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Japan requests that the ‘Moonies’ church be disbanded in response to the murder of Shinzo Abe.



According to local media, the Japanese government has requested that a court order the dissolution of a church that was under investigation following the murder of former prime minister Shinzo Abe.

After Abe’s shocking murder in July of last year, the Unification Church, sometimes known as the “Moonies,” came under the spotlight.


Tetsuya Yamagami, who attacked him, claimed the church caused his mother’s bankruptcy and accused Abe of supporting it.

The church claims that because of Abe’s murder, it has unfairly been maligned.


The study lasted a year and was commissioned by Prime Minister Fumio Kishida.

The Unification Church will lose its tax advantages if it is disbanded, but it will still be able to function as an organization.


Yamagami stated that his mother, who had been a member of the church for thirty years, had been coerced into making a donation. Suits costing millions of dollars have been filed in response to charges similar to this.

A religious order may be dissolved in accordance with Japan’s Religious Corporations Law if its actions are “clearly recognised as being substantially detrimental to public welfare.”


The church was previously fined by the Tokyo District Court at the request of the Japanese Ministry of Education for neglecting to provide information about its operations.

Before his passing, there was a lot of discussion about Abe’s relationship with the church, particularly on social media.


In 2021, he spoke remotely at a church-related gathering. The church’s anti-communist attitude is reported to have attracted the grandpa of his grandfather, a previous prime minister.

The Unification Church is renowned for hosting large-scale weddings and was established in South Korea in 1954. In honor of its late founder Sun Myung Moon, its members are most popularly referred to as “Moonies.”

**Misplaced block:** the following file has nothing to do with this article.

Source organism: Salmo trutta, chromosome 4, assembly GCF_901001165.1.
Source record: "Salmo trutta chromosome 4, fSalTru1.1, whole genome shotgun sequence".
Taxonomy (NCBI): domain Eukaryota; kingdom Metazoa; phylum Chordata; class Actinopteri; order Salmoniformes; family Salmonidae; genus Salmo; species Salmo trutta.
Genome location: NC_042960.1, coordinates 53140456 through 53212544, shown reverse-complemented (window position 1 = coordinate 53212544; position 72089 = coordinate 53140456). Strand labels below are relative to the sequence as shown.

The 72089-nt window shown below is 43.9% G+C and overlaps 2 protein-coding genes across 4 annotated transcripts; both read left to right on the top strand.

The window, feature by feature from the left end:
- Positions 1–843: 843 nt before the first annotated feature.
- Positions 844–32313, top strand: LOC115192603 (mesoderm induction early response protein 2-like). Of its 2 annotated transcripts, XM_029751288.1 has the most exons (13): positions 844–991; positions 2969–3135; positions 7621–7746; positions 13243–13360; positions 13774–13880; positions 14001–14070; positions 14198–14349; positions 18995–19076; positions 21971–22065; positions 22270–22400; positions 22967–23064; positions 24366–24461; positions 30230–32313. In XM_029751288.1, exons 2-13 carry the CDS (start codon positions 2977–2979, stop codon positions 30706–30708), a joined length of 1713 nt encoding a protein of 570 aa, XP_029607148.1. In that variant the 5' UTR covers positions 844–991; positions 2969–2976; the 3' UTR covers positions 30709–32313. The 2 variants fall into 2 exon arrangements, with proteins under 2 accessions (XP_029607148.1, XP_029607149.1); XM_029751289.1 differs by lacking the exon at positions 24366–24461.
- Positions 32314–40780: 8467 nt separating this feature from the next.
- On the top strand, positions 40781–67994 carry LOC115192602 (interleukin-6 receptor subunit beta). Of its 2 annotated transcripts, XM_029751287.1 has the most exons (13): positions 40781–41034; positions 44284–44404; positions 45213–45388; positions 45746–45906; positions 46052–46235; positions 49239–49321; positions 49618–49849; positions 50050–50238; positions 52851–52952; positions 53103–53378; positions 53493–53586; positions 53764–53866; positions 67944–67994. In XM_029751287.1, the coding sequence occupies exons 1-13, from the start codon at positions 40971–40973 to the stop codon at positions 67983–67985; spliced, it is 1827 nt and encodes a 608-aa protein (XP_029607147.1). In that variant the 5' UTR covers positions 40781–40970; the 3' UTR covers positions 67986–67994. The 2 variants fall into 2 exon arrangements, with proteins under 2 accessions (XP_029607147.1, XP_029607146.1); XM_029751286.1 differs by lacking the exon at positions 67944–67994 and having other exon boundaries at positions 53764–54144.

According to academics, it entered Japan in the 1960s and developed relationships with politicians to increase its support and reputation.

Critics have labeled the church as “cult-like” and it has been embroiled in controversy for years.


It has been sued numerous times by members who allege that they were coerced into making donations to the church. According to their attorneys, the complainants have lost at least 5.4 billion yen ($39 million; £33 million) during the last five years.

A Liberal Democratic Party internal inquiry revealed that 179 of the party’s 379 lawmakers had contacts with the Unification Church. The party is led by incumbent Prime Minister Fumio Kishida.


The Unification Church was then excommunicated by Mr. Kishida, who also emphasized that he had no personal ties to the organization.

After previously refusing requests to do so, he initiated an investigation into the church in October of last year and declared he was “taking seriously” claims that the organization had exploited its members for gain.


According to Professor Yoshihide Sakurai of Hokkaido University, a cult expert and author of a book on the Unification Church, the influence of the “highly problematic” church might be significantly reduced.

According to Prof. Sakurai, the public will grow suspicious of it and it will be seen as shameful for politicians to be involved with it.


The court ruling cannot, however, halt the operations of the group’s numerous linked political and commercial organizations, including newspaper publishing firms, travel agencies, and merchants, he claimed.

According to Prof. Sakurai, the court might not even grant the order for dissolution.


“Thousands of adherents nevertheless insist that they chose to join the church and continue to take part in its activities. It will be challenging for the court to declare the organization wholly criminal given the simultaneous existence of victims and followers, he said.

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